In a reprieve to the Biden administration, the Supreme Court today allowed federal agencies to continue using a climate metric important to rulemaking.
The justices issued an emergency order denying an application from a coalition of states led by Louisiana’s Republican Attorney General Jeff Landry to block use of the interim social cost of greenhouse gases, which puts a dollar value on avoiding harmful emissions.
The high court did not offer any explanation for its order, which came through its emergency docket, sometimes referred to as the “shadow docket.”
Biden officials had warned of wide-ranging impacts of blocking the metric, which federal agencies use to demonstrate the climate benefits of more stringent rulemaking or to assess the impacts of major projects.
The federal government’s current estimate of the social cost of greenhouse gases marks a significant shift from the much lower values adopted by the Trump administration. President Joe Biden’s team returned to values used under former President Barack Obama, adjusted for inflation. For carbon, that estimate is now about $51 per metric ton of emissions, compared to about $1 per metric ton under former President Donald Trump.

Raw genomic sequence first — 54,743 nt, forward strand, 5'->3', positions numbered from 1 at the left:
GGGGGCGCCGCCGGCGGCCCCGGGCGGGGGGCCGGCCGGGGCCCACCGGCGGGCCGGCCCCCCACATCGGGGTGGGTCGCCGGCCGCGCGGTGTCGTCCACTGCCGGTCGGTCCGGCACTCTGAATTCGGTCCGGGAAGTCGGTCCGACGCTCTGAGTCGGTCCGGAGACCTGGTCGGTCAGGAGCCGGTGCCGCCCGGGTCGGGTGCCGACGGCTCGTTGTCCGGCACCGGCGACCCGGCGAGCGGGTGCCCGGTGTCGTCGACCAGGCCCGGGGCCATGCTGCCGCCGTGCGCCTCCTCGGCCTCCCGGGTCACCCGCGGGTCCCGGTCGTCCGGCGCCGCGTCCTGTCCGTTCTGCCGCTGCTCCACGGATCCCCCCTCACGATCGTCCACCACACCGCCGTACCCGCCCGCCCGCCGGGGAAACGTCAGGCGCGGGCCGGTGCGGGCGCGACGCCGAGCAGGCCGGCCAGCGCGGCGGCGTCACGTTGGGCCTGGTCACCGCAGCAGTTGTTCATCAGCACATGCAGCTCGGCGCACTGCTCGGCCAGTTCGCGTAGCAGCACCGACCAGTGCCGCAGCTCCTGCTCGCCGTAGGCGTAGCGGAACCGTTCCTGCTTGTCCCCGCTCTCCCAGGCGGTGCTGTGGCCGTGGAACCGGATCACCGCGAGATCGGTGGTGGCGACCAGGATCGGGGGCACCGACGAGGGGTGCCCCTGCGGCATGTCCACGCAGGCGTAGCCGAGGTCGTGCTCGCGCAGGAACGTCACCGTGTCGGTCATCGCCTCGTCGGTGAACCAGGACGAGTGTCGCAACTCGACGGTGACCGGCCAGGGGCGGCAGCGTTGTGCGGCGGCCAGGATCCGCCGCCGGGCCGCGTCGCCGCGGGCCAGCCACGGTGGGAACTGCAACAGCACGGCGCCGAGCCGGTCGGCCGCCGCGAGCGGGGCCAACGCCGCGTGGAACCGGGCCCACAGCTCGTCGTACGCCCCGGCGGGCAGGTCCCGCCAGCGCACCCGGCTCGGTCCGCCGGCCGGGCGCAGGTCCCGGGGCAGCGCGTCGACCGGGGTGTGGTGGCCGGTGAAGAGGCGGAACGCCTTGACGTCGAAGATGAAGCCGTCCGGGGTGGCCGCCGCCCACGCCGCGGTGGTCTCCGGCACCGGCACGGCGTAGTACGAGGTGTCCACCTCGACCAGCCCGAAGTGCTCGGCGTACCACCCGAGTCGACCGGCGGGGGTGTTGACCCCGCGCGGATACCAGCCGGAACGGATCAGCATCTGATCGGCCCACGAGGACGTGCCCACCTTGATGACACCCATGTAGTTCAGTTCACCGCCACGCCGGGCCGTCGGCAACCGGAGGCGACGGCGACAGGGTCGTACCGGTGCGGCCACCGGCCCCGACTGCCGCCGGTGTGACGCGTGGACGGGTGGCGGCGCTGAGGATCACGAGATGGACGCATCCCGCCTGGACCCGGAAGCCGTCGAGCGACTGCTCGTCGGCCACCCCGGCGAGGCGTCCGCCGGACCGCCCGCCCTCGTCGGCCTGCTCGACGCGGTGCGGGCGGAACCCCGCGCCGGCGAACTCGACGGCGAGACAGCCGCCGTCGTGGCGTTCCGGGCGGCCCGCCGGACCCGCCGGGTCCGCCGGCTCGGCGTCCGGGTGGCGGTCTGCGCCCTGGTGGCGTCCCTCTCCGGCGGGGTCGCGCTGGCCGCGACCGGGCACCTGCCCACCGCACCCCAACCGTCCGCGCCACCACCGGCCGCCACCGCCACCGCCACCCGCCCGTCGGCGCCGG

Landry and a coalition of Republican attorneys general had sought emergency aid from the justices after the 5th U.S. Circuit Court of Appeals temporarily blocked a February injunction from a lower court that barred the Biden administration from using the social cost of greenhouse gases.
The 5th Circuit order had allowed the metric to remain in use as a three-judge panel considers the Biden administration’s appeal of the ruling from the U.S. District Court for the Western District of Louisiana (E&E News PM, April 28).
The Supreme Court’s decision means the injunction blocking the metric will not go back into effect.